Notice the "professional capacity" link, which says:
Over the years the Server Fault community has evolved a rough consensus definition of what that phrase means. There are two broad categories we assess new questions against regarding 'professional capacity'.
- The system being asked about is a production system.
This is more of an exclusionary line. Questions that fail this test are also likely one or more of:
- Development systems (likely failing the anything in a home setting point in the FAQ, and debatably more topical on Stack Overflow)
We've found that scoping "professional capacity" to just production systems does a great job of keeping questions definitely topical.
Of these the development systems item gets us the most pushback. There are very good reasons we eliminate these systems from consideration:
- The SO FAQ states that "software tools commonly used by programmers" is topical.
The link goes on with more reasons as to why "development environments" are off-topic for Server Fault.
Configuring Dev Systems is Off-Topic for SF, but On-Topic for SO
Please don't migrate any and all server configuration and networking questions over to Server Fault. Because as it says above in Server Fault's own meta, development environments are off-topic there...but they're certainly on-topic here on Stack Overflow, under the "programmer's tools" clause.
Firstly, you're talking about voting to migrate questions to ServerFault. Doing it systematically is certainly not a good idea. They're unlikely to like it.
Secondly, you're more asking about whether questions about virtual hosts, rewrite rules, and .htaccess files are on-topic here on SO (whether they should be migrated to SF seems to be a secondary concern), that is, whether they should be closed, not just migrated.
I'll leave aside the fact that configuring rewrite rules can be considered as a form of programming, using a DSL, but I'd like to address a different point. (Conversely, Spring XML configurations could be considered off-topic as not programming, yet they're not, thankfully.)
Instead of looking at these questions purely based on their topic, perhaps trying to figure out the context into which they're asked can help make a decision. For example, SF is about "managing computer systems in a professional capacity", perhaps we should see SO as "handling "IT stuff" in a software developer capacity" (I can't find a better way to word this right now).
Software development and programming encompass a wide variety of domains. Some programming questions are purely contained within the programming domain, and are not influenced by many sysadmin aspects: these are the questions where how the application is to be used and deployed doesn't really matter (besides the type of OS, perhaps). There are plenty of those, and they are indeed on-topic.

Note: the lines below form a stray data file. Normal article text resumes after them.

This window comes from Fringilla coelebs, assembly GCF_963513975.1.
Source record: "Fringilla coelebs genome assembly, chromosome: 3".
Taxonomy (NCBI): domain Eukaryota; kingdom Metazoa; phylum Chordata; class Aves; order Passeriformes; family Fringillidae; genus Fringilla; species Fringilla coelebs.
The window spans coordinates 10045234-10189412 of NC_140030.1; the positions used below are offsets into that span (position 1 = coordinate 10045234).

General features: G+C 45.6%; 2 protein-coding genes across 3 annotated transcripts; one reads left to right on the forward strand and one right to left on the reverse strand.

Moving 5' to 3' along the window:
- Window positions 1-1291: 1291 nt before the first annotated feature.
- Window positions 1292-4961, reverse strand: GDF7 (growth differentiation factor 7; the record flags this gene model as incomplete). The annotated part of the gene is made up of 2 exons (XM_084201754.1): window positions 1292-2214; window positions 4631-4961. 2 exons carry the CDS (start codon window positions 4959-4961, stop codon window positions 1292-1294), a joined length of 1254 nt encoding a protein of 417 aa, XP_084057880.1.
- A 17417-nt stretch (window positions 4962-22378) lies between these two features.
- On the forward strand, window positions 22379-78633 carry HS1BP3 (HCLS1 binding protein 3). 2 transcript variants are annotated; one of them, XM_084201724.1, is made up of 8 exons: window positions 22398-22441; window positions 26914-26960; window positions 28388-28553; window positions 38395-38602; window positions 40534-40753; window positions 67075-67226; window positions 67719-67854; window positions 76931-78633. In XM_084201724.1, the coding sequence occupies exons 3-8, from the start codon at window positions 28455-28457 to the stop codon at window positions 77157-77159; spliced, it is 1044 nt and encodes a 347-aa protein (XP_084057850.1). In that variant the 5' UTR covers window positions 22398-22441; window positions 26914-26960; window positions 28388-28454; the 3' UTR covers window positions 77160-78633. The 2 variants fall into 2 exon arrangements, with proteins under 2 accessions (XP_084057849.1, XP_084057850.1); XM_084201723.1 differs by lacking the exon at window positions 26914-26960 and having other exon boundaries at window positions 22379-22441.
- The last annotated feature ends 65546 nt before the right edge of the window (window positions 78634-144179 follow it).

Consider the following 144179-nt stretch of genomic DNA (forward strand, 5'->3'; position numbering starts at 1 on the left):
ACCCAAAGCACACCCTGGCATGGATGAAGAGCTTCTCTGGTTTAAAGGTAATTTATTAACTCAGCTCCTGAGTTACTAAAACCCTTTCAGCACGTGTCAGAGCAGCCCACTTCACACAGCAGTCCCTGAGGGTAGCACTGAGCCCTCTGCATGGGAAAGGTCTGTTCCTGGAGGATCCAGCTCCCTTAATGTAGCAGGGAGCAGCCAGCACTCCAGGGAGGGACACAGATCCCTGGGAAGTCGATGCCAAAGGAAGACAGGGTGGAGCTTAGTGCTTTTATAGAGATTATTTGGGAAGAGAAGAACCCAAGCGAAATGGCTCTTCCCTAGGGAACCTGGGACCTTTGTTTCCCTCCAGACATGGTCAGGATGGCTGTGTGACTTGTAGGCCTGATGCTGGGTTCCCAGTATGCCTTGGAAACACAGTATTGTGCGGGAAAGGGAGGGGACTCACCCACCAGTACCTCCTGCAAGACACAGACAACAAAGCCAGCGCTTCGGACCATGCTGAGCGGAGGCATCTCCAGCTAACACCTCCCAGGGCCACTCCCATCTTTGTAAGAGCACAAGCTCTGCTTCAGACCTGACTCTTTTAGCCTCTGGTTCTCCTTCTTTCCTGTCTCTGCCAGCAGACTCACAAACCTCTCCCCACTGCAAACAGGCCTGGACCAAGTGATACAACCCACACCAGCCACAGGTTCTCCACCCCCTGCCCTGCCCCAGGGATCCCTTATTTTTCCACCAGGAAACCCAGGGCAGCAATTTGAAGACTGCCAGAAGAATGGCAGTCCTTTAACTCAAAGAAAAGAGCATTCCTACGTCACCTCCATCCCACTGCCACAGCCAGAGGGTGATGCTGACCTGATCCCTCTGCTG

There is however another category of problem that pertain to the deployment of the overall system that is being developed. How the software should be developed, and which programming solutions to choose, can be directly affected by these. Yet, they're not pure programming problems.
I think many questions about virtual hosts, rewrite rules, and .htaccess fall into this category. They may not be programming questions as such, but as a developer, you need to know what's possible and how to do it. (I'm not talking about institutions where people have multiple roles at the same time.) This is particularly true for projects that involve multiple entities, remote parties, network communications, containers, some web communication, ... In many cases, the application that is being developed requires all the pieces involved to function as a whole. In this case, questions that look like configuration question at first can be directly relevant to the implementation of the application (or set thereof).
Many of these questions wouldn't be a good fit for SF (often not sufficiently sysadmin-professional) or even SU (often far too specific).
I know a good question should be purely self-contained, but I try to read those within the context of software development:1 could answers to such questions be useful from this point of view, to other software engineers or programmers? Does a programmer need to know this to develop their application? Under these circumstances, I tend to consider configuration or sysadmin-related questions on-topic on SO. (I'll admit there remains a part of subjectivity anyway.)
To me, this doesn't just apply to questions about virtual hosts, rewrite rules, and .htaccess, which are all effectively web-related (some of which might be considered for migration to Webmasters.SE). I've answered a number of questions on the ssl tag that also fall into this grey area unfortunately.
Here is a recent question that can be answered by configuration or by programming. A common category of questions is about certificate errors. Most users who ask this sort of questions don't really know what they're asking. A typical question would be "I get an error that says the certificate is invalid, how do I make my application work?". We see quite often here (or on various blogs around) solutions that use programming to provide a solution that is not secure, whereas an equally simple configuration solution would have been sufficient, without introducing a security vulnerability. In addition, many questions about SSL/TLS require the developers to have an understanding of the deployment conditions of the overall system on which they are working. A number of questions on this tag are borderline on-topic, but I must admit I'm generally on the more tolerant side, trying to be helpful to other developers who might have the same problem. This being said, there are still questions on this tag that I consider to be off-topic, in which case I vote to close them.
After that, if I think a question is on-topic on multiple SE sites, I'd only vote to move if I think the question is likely to get a better answer on the other site. (This can happen for more specialised sites, like DBA.SE.)
1: Note that the context where the question ask matters. For example, the a question asking about the difference between prawns and shrimps would be a very different question on a cooking site and on a biology site (or even English Language and Usage site).